Who knew that Chanukah, the festival of lights, when Jews who make their own potato latkes and jelly donuts wind up with kitchen floors rimed in half an inch of cooking oil and the air in their homes heavy with oil vapors, is a call to conserve energy?
But, it is, at least if you choose to interpret it that way.
That, at any rate, is what I learned from doing research for a talk I gave last Saturday night at Temple Micah here in D.C. In reading the environmental interpretations of the Chanukah story sent to me by a friend in the congregation to help me prepare, I learned that an essential part of the wisdom of the Talmudic tradition is that it encourages Jews to reinterpret and find meaning in their ancient texts to suit their times. When Jews were farmers, their texts taught them how to live in nature; when they became wanderers, they taught them how to be itinerant; and so on when they became city dwellers. Now that our planet is in danger of reaching a boiling point, they teach us to preserve our planet and our precious natural resources.
One environmental interpretation of the Chanukah story has it that the tiny bit of oil that the Maccabees found in the desecrated temple lasted for eight days not because of the beneficence of their God who produced a miracle, but because the Maccabees put their minds to conserving what little they had and making it last as long as possible. And, according to at least one rabbi, it was this act of conservation that was in fact divine.
Parallels have also been drawn between the disparate power of the small army of Maccabees versus the much more numerous Syrians and those who seek now to protect our natural environment versus the oil lobby. The message of the Chanukah story then is not to passively wait to be saved from a formidable enemy – in our case, environmental devastation – but to get to work doing what we can to stave off disaster and produce a solution.
In another midrash – essentially one of innumerable interpretations of Jewish texts – it is said that the tiny amount of oil in the Temple was actually there because Jacob, given a jar of oil that had been passed down through the generations from God, had carefully preserved it, at great peril to himself and his family.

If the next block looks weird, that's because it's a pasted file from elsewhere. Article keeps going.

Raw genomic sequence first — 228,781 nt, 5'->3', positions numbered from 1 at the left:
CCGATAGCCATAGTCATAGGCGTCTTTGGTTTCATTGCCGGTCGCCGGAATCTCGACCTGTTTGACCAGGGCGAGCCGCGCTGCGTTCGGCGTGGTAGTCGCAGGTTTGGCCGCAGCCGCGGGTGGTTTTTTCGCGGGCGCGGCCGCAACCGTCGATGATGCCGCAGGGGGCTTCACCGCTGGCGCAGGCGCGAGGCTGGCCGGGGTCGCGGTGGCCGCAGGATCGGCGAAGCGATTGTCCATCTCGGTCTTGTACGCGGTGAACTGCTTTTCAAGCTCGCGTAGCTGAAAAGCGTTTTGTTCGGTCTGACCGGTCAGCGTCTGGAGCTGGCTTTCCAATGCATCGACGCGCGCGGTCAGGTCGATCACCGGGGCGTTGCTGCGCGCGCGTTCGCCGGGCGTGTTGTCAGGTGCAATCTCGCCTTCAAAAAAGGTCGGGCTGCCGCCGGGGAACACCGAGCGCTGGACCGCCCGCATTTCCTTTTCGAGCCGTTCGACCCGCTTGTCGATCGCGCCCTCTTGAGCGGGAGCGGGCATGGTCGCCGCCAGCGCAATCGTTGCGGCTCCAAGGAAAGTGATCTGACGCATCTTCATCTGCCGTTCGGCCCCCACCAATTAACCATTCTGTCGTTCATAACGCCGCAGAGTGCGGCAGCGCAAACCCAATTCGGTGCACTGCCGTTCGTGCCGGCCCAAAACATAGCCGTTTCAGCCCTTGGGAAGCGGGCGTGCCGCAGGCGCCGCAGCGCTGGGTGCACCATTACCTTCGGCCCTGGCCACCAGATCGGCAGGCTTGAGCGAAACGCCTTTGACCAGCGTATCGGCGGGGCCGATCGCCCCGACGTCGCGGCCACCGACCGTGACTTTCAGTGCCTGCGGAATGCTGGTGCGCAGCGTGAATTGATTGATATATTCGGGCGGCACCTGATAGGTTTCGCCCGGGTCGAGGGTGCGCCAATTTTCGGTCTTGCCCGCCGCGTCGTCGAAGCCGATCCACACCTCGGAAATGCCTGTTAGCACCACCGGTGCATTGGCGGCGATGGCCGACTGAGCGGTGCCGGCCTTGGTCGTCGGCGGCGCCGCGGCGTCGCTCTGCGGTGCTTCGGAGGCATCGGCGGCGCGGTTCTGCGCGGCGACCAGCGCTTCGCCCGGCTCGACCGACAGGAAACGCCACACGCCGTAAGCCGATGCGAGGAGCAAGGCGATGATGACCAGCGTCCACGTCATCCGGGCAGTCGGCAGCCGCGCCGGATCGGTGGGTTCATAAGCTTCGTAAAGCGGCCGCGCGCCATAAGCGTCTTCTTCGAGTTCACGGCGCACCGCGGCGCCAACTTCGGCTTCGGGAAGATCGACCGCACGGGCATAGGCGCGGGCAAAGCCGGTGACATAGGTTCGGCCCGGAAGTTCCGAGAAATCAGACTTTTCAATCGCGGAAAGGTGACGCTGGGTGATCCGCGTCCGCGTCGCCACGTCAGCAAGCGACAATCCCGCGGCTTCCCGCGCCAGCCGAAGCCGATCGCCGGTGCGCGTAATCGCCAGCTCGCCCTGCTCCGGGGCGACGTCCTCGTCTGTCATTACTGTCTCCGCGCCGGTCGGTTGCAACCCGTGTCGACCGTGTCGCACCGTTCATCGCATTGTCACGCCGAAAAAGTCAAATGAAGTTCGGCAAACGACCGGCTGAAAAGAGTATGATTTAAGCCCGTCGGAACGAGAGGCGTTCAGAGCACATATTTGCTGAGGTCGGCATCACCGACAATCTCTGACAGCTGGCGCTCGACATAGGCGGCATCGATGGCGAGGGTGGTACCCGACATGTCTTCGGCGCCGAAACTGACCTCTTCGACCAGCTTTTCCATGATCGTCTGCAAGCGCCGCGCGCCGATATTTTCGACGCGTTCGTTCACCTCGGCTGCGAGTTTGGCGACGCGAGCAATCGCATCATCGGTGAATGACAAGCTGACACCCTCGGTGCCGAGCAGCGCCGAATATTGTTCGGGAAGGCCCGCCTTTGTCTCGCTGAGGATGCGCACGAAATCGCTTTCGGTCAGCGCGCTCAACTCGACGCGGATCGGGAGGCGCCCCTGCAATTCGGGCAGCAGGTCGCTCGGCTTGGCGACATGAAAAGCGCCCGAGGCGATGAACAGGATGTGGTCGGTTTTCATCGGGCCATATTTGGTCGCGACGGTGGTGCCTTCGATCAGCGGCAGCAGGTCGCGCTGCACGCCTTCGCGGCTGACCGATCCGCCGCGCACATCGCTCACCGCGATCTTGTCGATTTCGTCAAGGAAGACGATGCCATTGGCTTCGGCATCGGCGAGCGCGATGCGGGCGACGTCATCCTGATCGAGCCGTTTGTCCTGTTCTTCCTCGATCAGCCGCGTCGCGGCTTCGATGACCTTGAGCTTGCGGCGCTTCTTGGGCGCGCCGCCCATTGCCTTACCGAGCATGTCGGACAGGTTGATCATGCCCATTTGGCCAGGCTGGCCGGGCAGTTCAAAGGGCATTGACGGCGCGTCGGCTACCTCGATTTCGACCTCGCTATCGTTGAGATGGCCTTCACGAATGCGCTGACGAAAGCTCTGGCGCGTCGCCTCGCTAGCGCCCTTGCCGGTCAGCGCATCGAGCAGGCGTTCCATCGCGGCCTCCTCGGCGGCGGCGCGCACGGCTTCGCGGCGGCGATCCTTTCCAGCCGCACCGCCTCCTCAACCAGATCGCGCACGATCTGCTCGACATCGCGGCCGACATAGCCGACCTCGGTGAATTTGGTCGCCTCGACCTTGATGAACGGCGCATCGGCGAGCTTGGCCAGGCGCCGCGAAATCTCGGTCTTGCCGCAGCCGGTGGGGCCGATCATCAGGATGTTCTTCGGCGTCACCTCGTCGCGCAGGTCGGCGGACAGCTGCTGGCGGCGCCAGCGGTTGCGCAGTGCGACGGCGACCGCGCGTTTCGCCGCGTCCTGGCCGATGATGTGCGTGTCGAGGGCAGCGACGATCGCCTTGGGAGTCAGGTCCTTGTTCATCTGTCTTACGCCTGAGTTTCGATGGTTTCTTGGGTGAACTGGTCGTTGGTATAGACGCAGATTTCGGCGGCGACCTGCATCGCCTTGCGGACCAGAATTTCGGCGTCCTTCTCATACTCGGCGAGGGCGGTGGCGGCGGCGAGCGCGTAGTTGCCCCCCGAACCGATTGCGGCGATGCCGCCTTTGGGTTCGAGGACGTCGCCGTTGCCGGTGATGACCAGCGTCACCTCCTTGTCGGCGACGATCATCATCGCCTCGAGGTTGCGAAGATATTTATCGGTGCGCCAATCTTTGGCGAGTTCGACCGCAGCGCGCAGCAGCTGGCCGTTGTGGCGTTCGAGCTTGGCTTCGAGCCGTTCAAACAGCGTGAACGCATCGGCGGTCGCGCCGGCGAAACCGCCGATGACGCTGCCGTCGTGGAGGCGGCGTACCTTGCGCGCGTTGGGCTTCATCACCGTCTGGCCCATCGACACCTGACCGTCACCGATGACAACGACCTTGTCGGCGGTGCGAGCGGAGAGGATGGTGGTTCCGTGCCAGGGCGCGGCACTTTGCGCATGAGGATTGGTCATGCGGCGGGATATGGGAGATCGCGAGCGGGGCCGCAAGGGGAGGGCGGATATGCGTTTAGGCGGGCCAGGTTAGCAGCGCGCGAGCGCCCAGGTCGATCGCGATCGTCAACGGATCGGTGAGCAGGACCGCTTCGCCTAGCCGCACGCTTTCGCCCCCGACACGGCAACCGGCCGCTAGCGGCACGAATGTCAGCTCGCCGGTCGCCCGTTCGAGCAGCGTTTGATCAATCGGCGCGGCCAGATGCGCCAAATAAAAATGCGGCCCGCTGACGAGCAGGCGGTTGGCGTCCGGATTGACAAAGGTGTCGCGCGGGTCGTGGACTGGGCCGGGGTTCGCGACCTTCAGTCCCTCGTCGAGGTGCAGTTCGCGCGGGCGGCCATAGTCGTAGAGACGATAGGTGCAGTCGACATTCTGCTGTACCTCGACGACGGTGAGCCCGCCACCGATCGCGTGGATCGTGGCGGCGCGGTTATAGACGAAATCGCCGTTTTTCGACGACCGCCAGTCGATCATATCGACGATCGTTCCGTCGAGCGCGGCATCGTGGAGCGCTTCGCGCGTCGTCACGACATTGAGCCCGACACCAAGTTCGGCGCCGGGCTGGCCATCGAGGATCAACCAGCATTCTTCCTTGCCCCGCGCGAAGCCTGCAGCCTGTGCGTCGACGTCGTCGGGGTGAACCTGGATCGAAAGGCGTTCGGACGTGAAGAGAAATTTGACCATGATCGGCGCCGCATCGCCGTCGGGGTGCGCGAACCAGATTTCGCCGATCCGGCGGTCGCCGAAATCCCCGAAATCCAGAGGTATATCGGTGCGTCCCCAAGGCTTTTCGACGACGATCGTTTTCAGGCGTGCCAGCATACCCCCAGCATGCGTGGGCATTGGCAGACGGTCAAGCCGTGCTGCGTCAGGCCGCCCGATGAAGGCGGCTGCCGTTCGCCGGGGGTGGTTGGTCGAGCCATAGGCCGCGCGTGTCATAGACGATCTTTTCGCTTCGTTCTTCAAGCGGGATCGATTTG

Through the centuries, this story has come to be interpreted as a call for humans to preserve what they have been given, particularly natural resources and the natural world. In the 20th century, it has been interpreted as an instruction to avoid consumerism and to reject the throw-away society.
Both of these interpretations of the Chanukah story teach us that we need to take action to preserve our planet.
We Americans consume about 1/5 of global oil used every year, and the world consumes a staggering 1,000 barrels a second!
The fuel economy standards that the Obama administration has set in motion are a start in cutting down our consumption. We as a society need to go further and invest in fuel-efficient transportation such as railways, subways, and buses, bikes and walking paths.
We can all choose to use public transportation whenever possible, to buy fuel efficient cars, ride-share, and encourage our families and friends to walk and bike.
To paraphrase Jonathan Neril, a leader of the Jewish environmental group Canfei Nesharim, “Kindling the Chanukah flames, we can shed new light on how we use energy…. And may our Chanukah lights inspire us toward responsible use of everything that comes into our possession.”